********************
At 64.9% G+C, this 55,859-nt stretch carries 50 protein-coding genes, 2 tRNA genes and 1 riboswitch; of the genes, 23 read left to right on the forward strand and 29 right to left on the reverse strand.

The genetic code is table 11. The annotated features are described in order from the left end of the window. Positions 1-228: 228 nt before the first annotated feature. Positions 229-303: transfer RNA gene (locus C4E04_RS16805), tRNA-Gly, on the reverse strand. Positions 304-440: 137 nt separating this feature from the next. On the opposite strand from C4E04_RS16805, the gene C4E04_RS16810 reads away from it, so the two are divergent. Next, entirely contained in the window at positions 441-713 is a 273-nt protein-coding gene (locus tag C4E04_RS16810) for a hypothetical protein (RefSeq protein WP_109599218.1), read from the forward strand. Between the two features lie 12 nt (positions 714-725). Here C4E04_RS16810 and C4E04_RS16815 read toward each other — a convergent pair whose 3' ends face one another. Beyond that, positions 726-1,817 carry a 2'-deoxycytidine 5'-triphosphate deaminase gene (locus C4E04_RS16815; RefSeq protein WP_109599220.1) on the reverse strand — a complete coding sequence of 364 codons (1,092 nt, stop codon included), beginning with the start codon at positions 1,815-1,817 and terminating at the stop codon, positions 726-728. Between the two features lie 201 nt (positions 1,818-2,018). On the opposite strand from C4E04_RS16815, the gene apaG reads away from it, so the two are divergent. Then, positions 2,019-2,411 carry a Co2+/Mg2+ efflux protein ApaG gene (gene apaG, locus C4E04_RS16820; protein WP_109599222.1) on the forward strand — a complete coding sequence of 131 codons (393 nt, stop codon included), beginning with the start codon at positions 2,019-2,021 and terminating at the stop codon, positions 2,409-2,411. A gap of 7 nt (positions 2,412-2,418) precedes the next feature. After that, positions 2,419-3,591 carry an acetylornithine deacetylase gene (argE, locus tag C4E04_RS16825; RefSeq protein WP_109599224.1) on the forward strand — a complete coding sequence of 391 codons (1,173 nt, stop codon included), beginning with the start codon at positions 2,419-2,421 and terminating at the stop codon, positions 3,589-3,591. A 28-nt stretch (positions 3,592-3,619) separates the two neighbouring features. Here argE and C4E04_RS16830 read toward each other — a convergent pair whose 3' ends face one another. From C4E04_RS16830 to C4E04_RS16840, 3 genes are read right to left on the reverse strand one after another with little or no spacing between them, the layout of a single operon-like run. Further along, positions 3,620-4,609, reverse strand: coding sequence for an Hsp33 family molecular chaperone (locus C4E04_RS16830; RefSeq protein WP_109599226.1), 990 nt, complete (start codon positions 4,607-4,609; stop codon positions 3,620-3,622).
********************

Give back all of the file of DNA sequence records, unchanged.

At 64.9% G+C, this 55,859-nt stretch carries 50 protein-coding genes, 2 tRNA genes and 1 riboswitch; of the genes, 23 read left to right on the forward strand and 29 right to left on the reverse strand.

The genetic code is table 11. The annotated features are described in order from the left end of the window. Positions 1-228: 228 nt before the first annotated feature. Positions 229-303: transfer RNA gene (locus C4E04_RS16805), tRNA-Gly, on the reverse strand. Positions 304-440: 137 nt separating this feature from the next. On the opposite strand from C4E04_RS16805, the gene C4E04_RS16810 reads away from it, so the two are divergent. Next, entirely contained in the window at positions 441-713 is a 273-nt protein-coding gene (locus tag C4E04_RS16810) for a hypothetical protein (RefSeq protein WP_109599218.1), read from the forward strand. Between the two features lie 12 nt (positions 714-725). Here C4E04_RS16810 and C4E04_RS16815 read toward each other — a convergent pair whose 3' ends face one another. Beyond that, positions 726-1,817 carry a 2'-deoxycytidine 5'-triphosphate deaminase gene (locus C4E04_RS16815; RefSeq protein WP_109599220.1) on the reverse strand — a complete coding sequence of 364 codons (1,092 nt, stop codon included), beginning with the start codon at positions 1,815-1,817 and terminating at the stop codon, positions 726-728. Between the two features lie 201 nt (positions 1,818-2,018). On the opposite strand from C4E04_RS16815, the gene apaG reads away from it, so the two are divergent. Then, positions 2,019-2,411 carry a Co2+/Mg2+ efflux protein ApaG gene (gene apaG, locus C4E04_RS16820; protein WP_109599222.1) on the forward strand — a complete coding sequence of 131 codons (393 nt, stop codon included), beginning with the start codon at positions 2,019-2,021 and terminating at the stop codon, positions 2,409-2,411. A gap of 7 nt (positions 2,412-2,418) precedes the next feature. After that, positions 2,419-3,591 carry an acetylornithine deacetylase gene (argE, locus tag C4E04_RS16825; RefSeq protein WP_109599224.1) on the forward strand — a complete coding sequence of 391 codons (1,173 nt, stop codon included), beginning with the start codon at positions 2,419-2,421 and terminating at the stop codon, positions 3,589-3,591. A 28-nt stretch (positions 3,592-3,619) separates the two neighbouring features. Here argE and C4E04_RS16830 read toward each other — a convergent pair whose 3' ends face one another. From C4E04_RS16830 to C4E04_RS16840, 3 genes are read right to left on the reverse strand one after another with little or no spacing between them, the layout of a single operon-like run. Further along, positions 3,620-4,609, reverse strand: coding sequence for an Hsp33 family molecular chaperone (locus C4E04_RS16830; RefSeq protein WP_109599226.1), 990 nt, complete (start codon positions 4,607-4,609; stop codon positions 3,620-3,622).